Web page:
German F1 Grand Prix 2018 Qualifying: Results, Times from Friday's Practice

Matt JonesFeatured ColumnistJuly 20, 2018

HOCKENHEIM, GERMANY - JULY 20:  Daniel Ricciardo of Australia driving the (3) Aston Martin Red Bull Racing RB14 TAG Heuer on track during practice for the Formula One Grand Prix of Germany at Hockenheimring on July 20, 2018 in Hockenheim, Germany.  (Photo by Mark Thompson/Getty Images)
Mark Thompson/Getty Images

Max Verstappen made it two in a row for Red Bull Racing when he finished fastest in the second free practice session at the 2018 Formula One German Grand Prix on Friday.

Verstappen paced Mercedes pair Lewis Hamilton and Valtteri Bottas. Hamilton had earlier finished adrift of Ricciardo at the end of the first session.

The day began in bittersweet fashion for Daniel Ricciardo, as he topped first practice after finding out he will start Sunday's race from the back of the grid.

The Australian posted a mark of one minute, 13.525 seconds to go quickest early on Friday, as he was 0.004 seconds quicker than Lewis Hamilton.

Ricciardo's Red Bull team-mate Max Verstappen was third, while world championship leader Sebastian Vettel was down in fourth. However, neither Vettel nor his fellow Ferrari driver Kimi Raikkonen used the quickest tyre compound in FP1.

Here's a recap of the action so far from the Hockenheimring, with the drivers back in action later in the day for FP2.

FP2 Recap

The session belonged to Verstappen, who was 0.026 of a second quicker than Hamilton:

It was also a record-setting day for Verstappen:

One of the notable aspects of Verstappen's time was how he made history even after having to overcome car trouble. The 20-year-old found himself in the pits at a key moment:

While Red Bull will be delighted to have topped both practice sessions, not everybody is convinced the team has produced a precursor for a win in the race proper.

Among them, BBC Sport's Andrew Benson noted how the issue with the engine was just one hiccup for Verstappen, who was also "not able to complete a race-simulation run, trying the car on heavy fuel."

Significantly, Benson did detail how "Ferrari appeared to have a small advantage over Mercedes" on long runs. Sebastian Vettel couldn't keep up with either Bottas or Hamilton, but did appear faster on ultra-soft, soft and medium tyres, per Benson.

It's a fact likely to build confidence among Ferrari that one of Verstappen or Kimi Raikkonen can set a faster pace during qualifying, before standing up to the demands of Sunday's race better than the rest.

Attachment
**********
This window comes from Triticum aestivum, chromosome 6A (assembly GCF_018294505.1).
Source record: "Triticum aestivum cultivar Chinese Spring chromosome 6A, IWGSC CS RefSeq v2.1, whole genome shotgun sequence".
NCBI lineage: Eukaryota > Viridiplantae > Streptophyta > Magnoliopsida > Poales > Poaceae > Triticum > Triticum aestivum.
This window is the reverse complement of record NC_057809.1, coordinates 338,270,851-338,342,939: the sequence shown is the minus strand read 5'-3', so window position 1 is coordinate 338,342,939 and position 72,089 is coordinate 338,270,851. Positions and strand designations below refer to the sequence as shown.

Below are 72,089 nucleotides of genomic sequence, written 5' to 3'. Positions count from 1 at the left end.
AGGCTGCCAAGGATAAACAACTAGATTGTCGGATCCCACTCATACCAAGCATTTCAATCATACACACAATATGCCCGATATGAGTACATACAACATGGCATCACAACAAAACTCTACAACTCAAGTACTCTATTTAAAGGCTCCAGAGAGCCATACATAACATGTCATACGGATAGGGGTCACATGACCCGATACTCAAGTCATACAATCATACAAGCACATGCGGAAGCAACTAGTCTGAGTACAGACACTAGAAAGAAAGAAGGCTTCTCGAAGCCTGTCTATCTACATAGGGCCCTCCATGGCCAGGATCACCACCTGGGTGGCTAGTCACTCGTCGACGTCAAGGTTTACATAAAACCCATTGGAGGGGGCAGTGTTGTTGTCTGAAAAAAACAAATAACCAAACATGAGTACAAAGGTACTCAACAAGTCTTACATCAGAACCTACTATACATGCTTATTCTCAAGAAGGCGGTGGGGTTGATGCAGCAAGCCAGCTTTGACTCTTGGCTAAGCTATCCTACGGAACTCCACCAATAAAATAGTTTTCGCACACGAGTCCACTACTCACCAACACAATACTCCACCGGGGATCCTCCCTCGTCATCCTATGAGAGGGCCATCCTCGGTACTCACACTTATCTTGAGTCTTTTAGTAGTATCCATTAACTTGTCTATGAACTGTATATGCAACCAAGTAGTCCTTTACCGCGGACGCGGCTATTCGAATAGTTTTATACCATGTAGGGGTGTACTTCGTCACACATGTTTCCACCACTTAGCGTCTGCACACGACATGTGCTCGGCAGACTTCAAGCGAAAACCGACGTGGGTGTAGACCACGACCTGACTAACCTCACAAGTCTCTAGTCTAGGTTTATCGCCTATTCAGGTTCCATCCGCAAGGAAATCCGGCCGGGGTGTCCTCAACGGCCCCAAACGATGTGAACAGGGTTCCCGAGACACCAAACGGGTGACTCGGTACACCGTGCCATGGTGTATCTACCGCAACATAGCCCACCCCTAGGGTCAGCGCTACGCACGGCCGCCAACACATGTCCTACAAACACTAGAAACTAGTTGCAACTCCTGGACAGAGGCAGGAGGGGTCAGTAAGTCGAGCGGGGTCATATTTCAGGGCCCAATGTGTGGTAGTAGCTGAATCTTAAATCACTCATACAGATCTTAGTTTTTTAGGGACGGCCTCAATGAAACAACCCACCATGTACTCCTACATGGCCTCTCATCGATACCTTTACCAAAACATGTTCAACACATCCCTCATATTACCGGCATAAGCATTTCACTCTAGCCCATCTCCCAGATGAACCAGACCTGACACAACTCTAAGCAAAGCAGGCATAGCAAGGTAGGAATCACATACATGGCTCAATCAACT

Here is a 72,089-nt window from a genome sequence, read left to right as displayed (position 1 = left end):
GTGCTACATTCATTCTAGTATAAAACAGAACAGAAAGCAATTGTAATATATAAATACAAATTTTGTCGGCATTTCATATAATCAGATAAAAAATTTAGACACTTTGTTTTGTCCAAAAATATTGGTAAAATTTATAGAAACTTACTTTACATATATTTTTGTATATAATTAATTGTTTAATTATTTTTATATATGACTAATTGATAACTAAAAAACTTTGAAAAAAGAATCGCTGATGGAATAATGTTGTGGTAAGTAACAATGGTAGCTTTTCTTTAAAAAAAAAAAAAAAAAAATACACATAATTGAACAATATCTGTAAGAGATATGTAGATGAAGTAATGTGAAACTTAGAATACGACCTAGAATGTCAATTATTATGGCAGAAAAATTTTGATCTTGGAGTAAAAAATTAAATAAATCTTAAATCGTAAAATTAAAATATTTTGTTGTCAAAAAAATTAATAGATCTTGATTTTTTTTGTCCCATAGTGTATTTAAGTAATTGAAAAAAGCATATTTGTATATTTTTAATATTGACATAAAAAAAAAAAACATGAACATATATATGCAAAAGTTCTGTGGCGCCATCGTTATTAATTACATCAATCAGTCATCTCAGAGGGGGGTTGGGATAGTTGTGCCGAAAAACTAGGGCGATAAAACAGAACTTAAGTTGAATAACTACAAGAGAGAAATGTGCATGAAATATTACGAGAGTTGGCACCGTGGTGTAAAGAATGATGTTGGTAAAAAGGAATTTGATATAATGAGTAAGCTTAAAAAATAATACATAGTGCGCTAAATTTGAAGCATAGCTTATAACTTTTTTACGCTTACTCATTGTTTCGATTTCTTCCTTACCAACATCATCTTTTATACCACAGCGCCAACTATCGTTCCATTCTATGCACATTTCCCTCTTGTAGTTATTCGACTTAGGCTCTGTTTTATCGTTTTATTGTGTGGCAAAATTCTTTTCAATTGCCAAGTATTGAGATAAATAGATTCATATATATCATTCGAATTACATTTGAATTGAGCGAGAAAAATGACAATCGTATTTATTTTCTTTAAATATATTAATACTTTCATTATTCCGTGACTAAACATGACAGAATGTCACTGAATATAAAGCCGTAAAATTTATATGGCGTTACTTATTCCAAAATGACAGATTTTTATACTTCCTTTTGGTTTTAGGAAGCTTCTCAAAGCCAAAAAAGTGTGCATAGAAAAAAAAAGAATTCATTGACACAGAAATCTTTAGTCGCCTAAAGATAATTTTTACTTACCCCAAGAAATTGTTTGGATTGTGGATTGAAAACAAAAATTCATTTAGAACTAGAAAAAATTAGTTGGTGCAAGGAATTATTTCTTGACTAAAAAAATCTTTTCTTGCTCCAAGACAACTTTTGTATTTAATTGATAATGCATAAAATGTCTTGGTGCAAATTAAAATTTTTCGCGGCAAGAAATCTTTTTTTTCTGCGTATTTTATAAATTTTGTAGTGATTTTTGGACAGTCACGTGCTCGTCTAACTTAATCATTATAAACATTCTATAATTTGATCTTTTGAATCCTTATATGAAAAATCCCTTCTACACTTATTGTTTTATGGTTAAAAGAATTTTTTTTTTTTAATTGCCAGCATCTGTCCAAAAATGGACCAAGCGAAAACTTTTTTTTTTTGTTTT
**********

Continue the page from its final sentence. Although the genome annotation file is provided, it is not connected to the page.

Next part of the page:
Vettel still impressed despite being fourth-fastest in FP2.
Vettel still impressed despite being fourth-fastest in FP2.CHRISTOF STACHE/Getty Images

At the moment, though, Verstappen has offered another reminder of his status as the burgeoning star of F1. The youngster still needs a big win to boost his sixth place in the Drivers standings, but it won't be easy with improvement likely from both Mercedes and Ferrari as the weekend progresses.

FP1 Recap

Here are how the timesheets are shaping up after the first practice session in Germany:

Ricciardo has been enduring some misfortune and inconsistent form as of late, so the news that he will start this race at the back of the grid would not have been welcome.

Journalist Luke Smith provided more details on the nature of the penalty:

Elsewhere, it was a relatively slow start to qualifying, with none of the big hitters really keen to reveal just how much they have to offer in the initial exchanges.

The drivers were having some issues adjusting to the track as they upped their pace, too, with Raikkonen and Valtteri Bottas both drifting off the racing line and into trouble. Nico Hulkenberg also ended up in the gravel.

Per the Pirelli Motorsport Twitter account, although there was some sloppy driving early on, FP1 was set to be valuable for the drivers:

As the clock ticked down, the lap times started to drop, with Hamilton the man who initially went quickest. The Briton, however, was on the ultrasoft tyre, with the Ferrari pair of Vettel and Raikkonen on the slower soft compound to begin with.

Interestingly, both Ferrari drivers opted against using the ultras, leaving the Mercedes and Red Bull men to battle it out at the top of the standings.

In the end, somewhat ironically, it was Ricciardo who discovered some extra pace around the Hockenheimring, edging out Hamilton. While he will have a lot of ground to make up on Sunday from the back of the grid, he can at least be content with the fact his car appears to have the pace to do so.  

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